If you are trying to conceive it’s important to know when you are ovulating.
Each month, you only have a 24-hour window in which to conceive. This is because, once your egg is released at ovulation, it only survives in your system for 24 hours.
Sperm must be present in your system during this 24 hour window for a pregnancy to occur. Sperm can survive a little longer, around 3 – 5 days in ideal conditions, so making sure you’re trying in during the days leading up to ovulation will greatly increase your chances of conception.
So how do you know when you will be ovulating?
Some women display very strong signs leading up to and during ovulation such as mood changes, cravings and pain. But for most of us, it can be very hard to tell.
Temperature charting and ovulation kits can be very useful. Another way you can help pinpoint your most fertile days is to check your cervical position. This can also be a great way to get to know your body and better tune into your natural cues.
The position of your cervix naturally changes throughout your cycle to encourage or help block sperm entering the fallopian tubes to reach the egg. Changes in the feel and texture of your uterus can also be felt as you progress through the different stages of your cycle
Performing a self-examination can take some practice. It’s best done after a shower or even during a bath. Find a position that is comfortable for you and use this same position each time so you’re drawing the same comparisons each time. Gently insert one or two fingers into the entrance of your vagina and feel for the cervix, which is located towards the upper front.
By doing this regularly you will start to notice the unique changes corresponding to the timing in your cycle.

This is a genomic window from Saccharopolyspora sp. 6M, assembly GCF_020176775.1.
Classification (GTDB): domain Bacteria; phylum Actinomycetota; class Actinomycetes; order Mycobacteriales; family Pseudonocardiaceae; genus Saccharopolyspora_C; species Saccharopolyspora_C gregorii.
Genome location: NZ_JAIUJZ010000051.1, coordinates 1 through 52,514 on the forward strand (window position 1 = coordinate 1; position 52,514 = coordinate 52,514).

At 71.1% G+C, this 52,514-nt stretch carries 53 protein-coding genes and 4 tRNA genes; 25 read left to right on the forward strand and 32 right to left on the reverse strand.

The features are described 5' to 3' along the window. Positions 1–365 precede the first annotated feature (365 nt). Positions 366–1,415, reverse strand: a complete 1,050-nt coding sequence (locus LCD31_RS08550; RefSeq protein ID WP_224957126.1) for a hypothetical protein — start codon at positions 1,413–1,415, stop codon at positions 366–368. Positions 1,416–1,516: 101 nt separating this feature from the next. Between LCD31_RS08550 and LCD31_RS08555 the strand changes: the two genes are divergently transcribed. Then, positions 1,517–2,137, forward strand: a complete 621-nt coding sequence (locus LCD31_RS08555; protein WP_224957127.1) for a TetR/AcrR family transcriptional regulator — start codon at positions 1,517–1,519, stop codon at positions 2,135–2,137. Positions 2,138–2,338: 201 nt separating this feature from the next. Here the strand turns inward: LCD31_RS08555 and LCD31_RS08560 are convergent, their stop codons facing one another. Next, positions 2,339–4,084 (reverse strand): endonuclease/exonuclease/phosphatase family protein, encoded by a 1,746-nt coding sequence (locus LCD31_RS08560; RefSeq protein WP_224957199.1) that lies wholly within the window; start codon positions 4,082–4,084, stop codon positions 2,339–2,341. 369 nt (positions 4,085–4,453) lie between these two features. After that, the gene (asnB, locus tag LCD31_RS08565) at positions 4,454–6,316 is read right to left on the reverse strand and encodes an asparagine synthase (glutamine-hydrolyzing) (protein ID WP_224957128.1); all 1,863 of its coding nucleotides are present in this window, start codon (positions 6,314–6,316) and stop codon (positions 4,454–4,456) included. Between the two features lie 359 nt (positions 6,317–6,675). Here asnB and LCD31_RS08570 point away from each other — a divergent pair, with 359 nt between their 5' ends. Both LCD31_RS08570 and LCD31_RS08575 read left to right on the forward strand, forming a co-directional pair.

Changes in your cervical position throughout your cycle
The menstrual bleeding phase
The cervix will be positioned quite low during the bleeding phase of your cycle. You should be able to reach it easily and will notice that it may feel open, kind of like your ear or nose. This position allows blood to easily flow out. It will also feel quite firm during this phase
When bleeding stops
When you come to the end of your period your cervix will still be positioned low down and feel firm but it will now be closed.
Leading up to ovulation
As your body prepares for the egg to be released at ovulation, your cervix will move higher up. You will also notice that it becomes softer and moister.
At the height of your ovulation phase, just as your egg is being released, your cervix it in the optimum position for conception. It will feel very soft, moist and open, more like your mouth and lips than your ear or nose during this phase. It will now be positioned quite high, you may not even be able to feel it because it’s either out of reach or the softness may blend in with the vagina walls. This is the ideal position to support the journey of sperm to the egg. Now is the time to be having sex!
Once ovulation occurs, the cervix will begin to lower down and become firmer again. The cervix will now close tightly. This may happen immediately after ovulation or may take hours up to a few days.
If pregnancy occurs
If an egg is fertilised and implanted into the uterus, the cervix will rise back up and become soft again. However this time it will remain tightly closed.
If pregnancy doesn’t occur
The uterus will remain closed until the next menstrual period is due to begin.
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